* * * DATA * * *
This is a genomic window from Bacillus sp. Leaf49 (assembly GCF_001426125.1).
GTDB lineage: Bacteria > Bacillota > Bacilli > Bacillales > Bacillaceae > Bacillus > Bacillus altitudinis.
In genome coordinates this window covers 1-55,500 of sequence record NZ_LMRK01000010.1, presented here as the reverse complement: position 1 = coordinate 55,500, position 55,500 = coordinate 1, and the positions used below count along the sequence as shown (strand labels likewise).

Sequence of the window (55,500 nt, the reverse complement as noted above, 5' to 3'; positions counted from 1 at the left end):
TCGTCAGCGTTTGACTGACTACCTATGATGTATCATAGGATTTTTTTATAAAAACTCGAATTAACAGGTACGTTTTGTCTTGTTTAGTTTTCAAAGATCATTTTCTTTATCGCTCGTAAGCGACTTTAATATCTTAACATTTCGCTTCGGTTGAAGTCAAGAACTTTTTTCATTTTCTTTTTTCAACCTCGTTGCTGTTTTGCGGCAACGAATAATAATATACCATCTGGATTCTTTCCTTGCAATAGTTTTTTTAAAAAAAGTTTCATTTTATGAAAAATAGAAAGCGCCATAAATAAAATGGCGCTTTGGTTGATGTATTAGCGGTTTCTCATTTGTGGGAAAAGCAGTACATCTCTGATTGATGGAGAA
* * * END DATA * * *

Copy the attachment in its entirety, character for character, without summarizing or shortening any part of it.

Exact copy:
This is a genomic window from Bacillus sp. Leaf49 (assembly GCF_001426125.1).
GTDB lineage: Bacteria > Bacillota > Bacilli > Bacillales > Bacillaceae > Bacillus > Bacillus altitudinis.
In genome coordinates this window covers 1-55,500 of sequence record NZ_LMRK01000010.1, presented here as the reverse complement: position 1 = coordinate 55,500, position 55,500 = coordinate 1, and the positions used below count along the sequence as shown (strand labels likewise).

Sequence of the window (55,500 nt, the reverse complement as noted above, 5' to 3'; positions counted from 1 at the left end):
TCGTCAGCGTTTGACTGACTACCTATGATGTATCATAGGATTTTTTTATAAAAACTCGAATTAACAGGTACGTTTTGTCTTGTTTAGTTTTCAAAGATCATTTTCTTTATCGCTCGTAAGCGACTTTAATATCTTAACATTTCGCTTCGGTTGAAGTCAAGAACTTTTTTCATTTTCTTTTTTCAACCTCGTTGCTGTTTTGCGGCAACGAATAATAATATACCATCTGGATTCTTTCCTTGCAATAGTTTTTTTAAAAAAAGTTTCATTTTATGAAAAATAGAAAGCGCCATAAATAAAATGGCGCTTTGGTTGATGTATTAGCGGTTTCTCATTTGTGGGAAAAGCAGTACATCTCTGATTGATGGAGAA